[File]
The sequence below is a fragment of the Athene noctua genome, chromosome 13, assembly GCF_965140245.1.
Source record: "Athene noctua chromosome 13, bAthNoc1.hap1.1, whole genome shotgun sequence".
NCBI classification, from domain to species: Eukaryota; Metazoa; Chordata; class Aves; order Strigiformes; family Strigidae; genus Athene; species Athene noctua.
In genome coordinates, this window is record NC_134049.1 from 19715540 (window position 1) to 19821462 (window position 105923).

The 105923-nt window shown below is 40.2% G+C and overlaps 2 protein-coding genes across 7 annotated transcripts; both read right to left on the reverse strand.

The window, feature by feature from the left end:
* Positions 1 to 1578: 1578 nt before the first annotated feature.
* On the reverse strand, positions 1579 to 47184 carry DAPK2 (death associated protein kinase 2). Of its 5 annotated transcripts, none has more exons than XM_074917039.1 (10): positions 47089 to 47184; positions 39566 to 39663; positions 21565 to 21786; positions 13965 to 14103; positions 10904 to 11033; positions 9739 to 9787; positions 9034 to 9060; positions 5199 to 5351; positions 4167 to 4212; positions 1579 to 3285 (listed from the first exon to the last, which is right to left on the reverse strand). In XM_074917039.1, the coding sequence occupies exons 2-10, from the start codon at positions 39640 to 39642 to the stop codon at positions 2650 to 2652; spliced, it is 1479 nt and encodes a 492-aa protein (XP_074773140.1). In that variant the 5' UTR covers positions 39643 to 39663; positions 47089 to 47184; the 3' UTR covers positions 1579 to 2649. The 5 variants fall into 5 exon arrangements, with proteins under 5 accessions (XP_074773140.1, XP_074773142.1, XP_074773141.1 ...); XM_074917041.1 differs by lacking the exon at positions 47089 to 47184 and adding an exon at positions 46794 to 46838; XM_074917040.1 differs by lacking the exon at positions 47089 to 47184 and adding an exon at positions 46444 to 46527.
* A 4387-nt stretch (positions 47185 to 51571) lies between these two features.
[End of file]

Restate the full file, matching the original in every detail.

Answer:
The sequence below is a fragment of the Athene noctua genome, chromosome 13, assembly GCF_965140245.1.
Source record: "Athene noctua chromosome 13, bAthNoc1.hap1.1, whole genome shotgun sequence".
NCBI classification, from domain to species: Eukaryota; Metazoa; Chordata; class Aves; order Strigiformes; family Strigidae; genus Athene; species Athene noctua.
In genome coordinates, this window is record NC_134049.1 from 19715540 (window position 1) to 19821462 (window position 105923).

The 105923-nt window shown below is 40.2% G+C and overlaps 2 protein-coding genes across 7 annotated transcripts; both read right to left on the reverse strand.

The window, feature by feature from the left end:
* Positions 1 to 1578: 1578 nt before the first annotated feature.
* On the reverse strand, positions 1579 to 47184 carry DAPK2 (death associated protein kinase 2). Of its 5 annotated transcripts, none has more exons than XM_074917039.1 (10): positions 47089 to 47184; positions 39566 to 39663; positions 21565 to 21786; positions 13965 to 14103; positions 10904 to 11033; positions 9739 to 9787; positions 9034 to 9060; positions 5199 to 5351; positions 4167 to 4212; positions 1579 to 3285 (listed from the first exon to the last, which is right to left on the reverse strand). In XM_074917039.1, the coding sequence occupies exons 2-10, from the start codon at positions 39640 to 39642 to the stop codon at positions 2650 to 2652; spliced, it is 1479 nt and encodes a 492-aa protein (XP_074773140.1). In that variant the 5' UTR covers positions 39643 to 39663; positions 47089 to 47184; the 3' UTR covers positions 1579 to 2649. The 5 variants fall into 5 exon arrangements, with proteins under 5 accessions (XP_074773140.1, XP_074773142.1, XP_074773141.1 ...); XM_074917041.1 differs by lacking the exon at positions 47089 to 47184 and adding an exon at positions 46794 to 46838; XM_074917040.1 differs by lacking the exon at positions 47089 to 47184 and adding an exon at positions 46444 to 46527.
* A 4387-nt stretch (positions 47185 to 51571) lies between these two features.